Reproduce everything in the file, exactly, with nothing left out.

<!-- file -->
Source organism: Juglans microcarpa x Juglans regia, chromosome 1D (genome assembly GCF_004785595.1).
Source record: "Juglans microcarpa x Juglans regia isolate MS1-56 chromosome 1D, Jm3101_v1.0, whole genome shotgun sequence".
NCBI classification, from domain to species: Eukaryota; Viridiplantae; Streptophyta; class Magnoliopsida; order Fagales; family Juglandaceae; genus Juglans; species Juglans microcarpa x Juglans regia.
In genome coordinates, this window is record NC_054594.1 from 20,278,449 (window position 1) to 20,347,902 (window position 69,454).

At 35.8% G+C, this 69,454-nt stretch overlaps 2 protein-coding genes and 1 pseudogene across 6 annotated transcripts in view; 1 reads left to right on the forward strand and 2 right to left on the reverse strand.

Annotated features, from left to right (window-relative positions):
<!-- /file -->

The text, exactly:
Source organism: Juglans microcarpa x Juglans regia, chromosome 1D (genome assembly GCF_004785595.1).
Source record: "Juglans microcarpa x Juglans regia isolate MS1-56 chromosome 1D, Jm3101_v1.0, whole genome shotgun sequence".
NCBI classification, from domain to species: Eukaryota; Viridiplantae; Streptophyta; class Magnoliopsida; order Fagales; family Juglandaceae; genus Juglans; species Juglans microcarpa x Juglans regia.
In genome coordinates, this window is record NC_054594.1 from 20,278,449 (window position 1) to 20,347,902 (window position 69,454).

At 35.8% G+C, this 69,454-nt stretch overlaps 2 protein-coding genes and 1 pseudogene across 6 annotated transcripts in view; 1 reads left to right on the forward strand and 2 right to left on the reverse strand.

Annotated features, from left to right (window-relative positions):